If you’re just starting to workout, it’s easy to talk yourself out of exercising. Even when I have the best intentions to work out, the excuses are always easy to find. Yet starting an exercise program is an important decision. By planning carefully and pacing yourself, you can establish a healthy habit that lasts a lifetime. That’s why I’d like to show how you can create your own personal fitness plan for your health goals.
Starting a fitness plan may be one of the best things you can do for your health. Physical activity can reduce your risk of chronic disease, help you lose weight, improve your sleep habits, and even help with your self-esteem.
Before You Begin
Try assessing and recording your fitness level. Why is this important? Because assessing and recording your fitness needs can help you measure your progress. It can also help provide you something to achieve with your fitness plan. What are your goals? To lose 30 pounds, run your first 5k, increase your flexibility, etc.? Assessing and recording your aerobic and muscular fitness will help you to stay motivated in order to reach the finish line. The Mayo Clinic has a great article on ways to measure your fitness levels with a few simple tests. The article is found here.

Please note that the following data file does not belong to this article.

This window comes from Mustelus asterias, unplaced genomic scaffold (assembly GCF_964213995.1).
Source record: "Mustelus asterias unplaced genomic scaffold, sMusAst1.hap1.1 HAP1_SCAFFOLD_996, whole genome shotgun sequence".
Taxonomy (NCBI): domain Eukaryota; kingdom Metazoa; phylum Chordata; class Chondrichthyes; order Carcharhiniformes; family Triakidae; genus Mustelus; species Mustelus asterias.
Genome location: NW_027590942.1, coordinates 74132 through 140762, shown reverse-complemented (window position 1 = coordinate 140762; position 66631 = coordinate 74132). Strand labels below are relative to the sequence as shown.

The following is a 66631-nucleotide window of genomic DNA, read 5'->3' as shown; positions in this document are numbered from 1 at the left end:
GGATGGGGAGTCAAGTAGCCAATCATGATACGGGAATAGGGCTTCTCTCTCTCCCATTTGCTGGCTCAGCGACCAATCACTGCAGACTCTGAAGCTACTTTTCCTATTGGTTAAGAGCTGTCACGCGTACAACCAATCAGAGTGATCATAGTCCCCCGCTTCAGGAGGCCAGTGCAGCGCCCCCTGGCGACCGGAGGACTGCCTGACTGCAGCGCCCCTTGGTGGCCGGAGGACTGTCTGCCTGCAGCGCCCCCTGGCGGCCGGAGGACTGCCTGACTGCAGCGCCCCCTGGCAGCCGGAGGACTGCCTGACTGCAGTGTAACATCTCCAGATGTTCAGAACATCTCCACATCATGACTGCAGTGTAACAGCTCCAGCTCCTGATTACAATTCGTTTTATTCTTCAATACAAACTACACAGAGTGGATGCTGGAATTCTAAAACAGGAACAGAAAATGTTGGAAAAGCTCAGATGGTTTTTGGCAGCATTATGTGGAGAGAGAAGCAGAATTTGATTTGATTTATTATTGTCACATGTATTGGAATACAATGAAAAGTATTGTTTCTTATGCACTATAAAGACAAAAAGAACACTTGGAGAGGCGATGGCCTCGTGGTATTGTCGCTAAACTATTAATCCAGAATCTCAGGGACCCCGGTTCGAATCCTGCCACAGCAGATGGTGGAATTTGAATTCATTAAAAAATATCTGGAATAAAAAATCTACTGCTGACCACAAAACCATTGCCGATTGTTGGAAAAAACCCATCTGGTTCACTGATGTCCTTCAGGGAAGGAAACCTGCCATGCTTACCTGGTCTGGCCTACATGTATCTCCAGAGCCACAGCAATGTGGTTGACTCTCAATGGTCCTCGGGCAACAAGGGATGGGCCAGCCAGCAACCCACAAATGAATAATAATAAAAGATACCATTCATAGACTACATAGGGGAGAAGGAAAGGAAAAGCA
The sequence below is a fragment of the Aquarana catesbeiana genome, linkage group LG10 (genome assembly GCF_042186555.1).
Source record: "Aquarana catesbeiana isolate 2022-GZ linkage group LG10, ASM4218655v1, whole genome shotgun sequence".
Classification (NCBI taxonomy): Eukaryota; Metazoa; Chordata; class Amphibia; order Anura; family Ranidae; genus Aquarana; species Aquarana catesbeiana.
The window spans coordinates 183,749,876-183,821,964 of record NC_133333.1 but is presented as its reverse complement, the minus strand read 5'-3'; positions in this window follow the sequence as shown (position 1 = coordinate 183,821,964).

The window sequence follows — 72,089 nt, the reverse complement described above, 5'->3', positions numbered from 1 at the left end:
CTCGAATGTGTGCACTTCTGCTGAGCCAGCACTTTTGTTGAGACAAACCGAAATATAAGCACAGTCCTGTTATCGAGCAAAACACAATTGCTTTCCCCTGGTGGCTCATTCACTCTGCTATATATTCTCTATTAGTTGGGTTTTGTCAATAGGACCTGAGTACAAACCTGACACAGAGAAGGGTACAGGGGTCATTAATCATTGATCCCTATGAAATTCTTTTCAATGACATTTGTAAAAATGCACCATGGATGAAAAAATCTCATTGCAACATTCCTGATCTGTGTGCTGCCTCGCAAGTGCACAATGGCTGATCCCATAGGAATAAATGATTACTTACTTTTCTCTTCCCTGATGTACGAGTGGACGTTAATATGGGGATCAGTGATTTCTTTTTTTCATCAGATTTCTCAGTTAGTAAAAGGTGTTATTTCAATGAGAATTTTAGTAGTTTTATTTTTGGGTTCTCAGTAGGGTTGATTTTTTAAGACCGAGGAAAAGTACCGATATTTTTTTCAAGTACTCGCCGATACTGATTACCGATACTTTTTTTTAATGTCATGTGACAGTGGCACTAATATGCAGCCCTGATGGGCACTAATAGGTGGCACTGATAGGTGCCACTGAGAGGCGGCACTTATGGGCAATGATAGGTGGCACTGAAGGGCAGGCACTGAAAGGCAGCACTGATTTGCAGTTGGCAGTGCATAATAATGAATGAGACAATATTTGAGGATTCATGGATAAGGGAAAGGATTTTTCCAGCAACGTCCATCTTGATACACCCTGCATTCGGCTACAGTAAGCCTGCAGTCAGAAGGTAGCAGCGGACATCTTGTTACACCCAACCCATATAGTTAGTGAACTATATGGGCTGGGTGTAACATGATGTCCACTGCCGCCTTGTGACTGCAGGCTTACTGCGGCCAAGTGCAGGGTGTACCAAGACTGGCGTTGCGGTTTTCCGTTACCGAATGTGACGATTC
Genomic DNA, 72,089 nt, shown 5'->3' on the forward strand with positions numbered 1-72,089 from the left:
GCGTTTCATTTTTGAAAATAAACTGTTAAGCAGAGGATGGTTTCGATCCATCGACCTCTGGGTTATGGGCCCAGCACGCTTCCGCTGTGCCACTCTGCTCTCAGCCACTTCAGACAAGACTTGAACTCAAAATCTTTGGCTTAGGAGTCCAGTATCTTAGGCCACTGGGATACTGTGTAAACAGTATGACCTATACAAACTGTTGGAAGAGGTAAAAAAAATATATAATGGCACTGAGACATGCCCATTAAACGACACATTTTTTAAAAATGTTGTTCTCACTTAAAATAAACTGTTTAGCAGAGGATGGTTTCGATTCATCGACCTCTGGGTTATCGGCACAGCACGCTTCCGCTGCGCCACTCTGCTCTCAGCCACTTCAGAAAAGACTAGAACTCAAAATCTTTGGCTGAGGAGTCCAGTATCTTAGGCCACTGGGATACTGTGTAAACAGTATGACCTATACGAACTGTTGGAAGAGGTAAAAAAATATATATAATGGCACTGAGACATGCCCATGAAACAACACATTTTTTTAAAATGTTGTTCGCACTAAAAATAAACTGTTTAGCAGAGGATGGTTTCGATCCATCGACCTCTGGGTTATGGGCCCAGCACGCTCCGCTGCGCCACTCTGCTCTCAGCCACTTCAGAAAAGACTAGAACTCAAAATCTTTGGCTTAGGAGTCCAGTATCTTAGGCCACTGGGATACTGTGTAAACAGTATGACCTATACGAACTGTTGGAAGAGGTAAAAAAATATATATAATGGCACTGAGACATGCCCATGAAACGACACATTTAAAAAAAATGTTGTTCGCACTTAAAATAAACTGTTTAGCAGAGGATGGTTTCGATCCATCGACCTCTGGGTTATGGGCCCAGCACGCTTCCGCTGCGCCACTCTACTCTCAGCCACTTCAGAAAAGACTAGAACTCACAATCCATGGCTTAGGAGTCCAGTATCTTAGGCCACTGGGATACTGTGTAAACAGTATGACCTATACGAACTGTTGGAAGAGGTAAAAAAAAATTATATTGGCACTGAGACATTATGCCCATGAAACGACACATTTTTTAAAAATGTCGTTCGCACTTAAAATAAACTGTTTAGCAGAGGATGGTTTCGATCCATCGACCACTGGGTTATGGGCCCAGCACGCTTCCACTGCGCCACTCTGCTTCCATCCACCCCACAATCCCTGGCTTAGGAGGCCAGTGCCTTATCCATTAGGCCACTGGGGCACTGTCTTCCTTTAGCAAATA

Create a Balanced Routine
For most healthy adults, the Department of Health and Human Services recommends getting at least 150 minutes of moderate aerobic activity or 75 minutes of vigorous aerobic activity a week. Does this sound like where you currently match up? The good news is that the guidelines suggest you spread your exercises out during the course of a week. If you’re just beginning to exercise, start cautiously and progress slowly. And to make it easier, schedule time to exercise the same way you’d make any other appointment.
If you’re planning to invest in exercise equipment or gear, choose something that’s practical, enjoyable, and easy to use. Purchasing a great pair of athletic shoes is a great place to start. You might also consider using fitness apps on your smartphone or iWatch that provides tracks your activity and monitors your heart rate. Also, if you can’t make it to the gym, consider utilizing free online workout videos that you can access anytime. I wrote more about this in a previous article.
Listen to your body. If you feel pain, shortness of breath, dizziness or nausea, take a break. You may be pushing yourself too hard. Also, be flexible. If you’re not feeling good, give yourself permission to take a day or two off. The worst thing you’d want to do is burn out. And if you lose motivation, set yourself some new goals or try a new activity. Sometimes exercising with a friend or taking a fitness class may help, too.
Were these fitness plan tips helpful for you? Is there something else I should include for later posts? I’d love to hear from you at firstname.lastname@example.org. And don’t forget to sign up below to register for our weekly newsletter that delivers more encouraging and helpful blog posts straight to your inbox.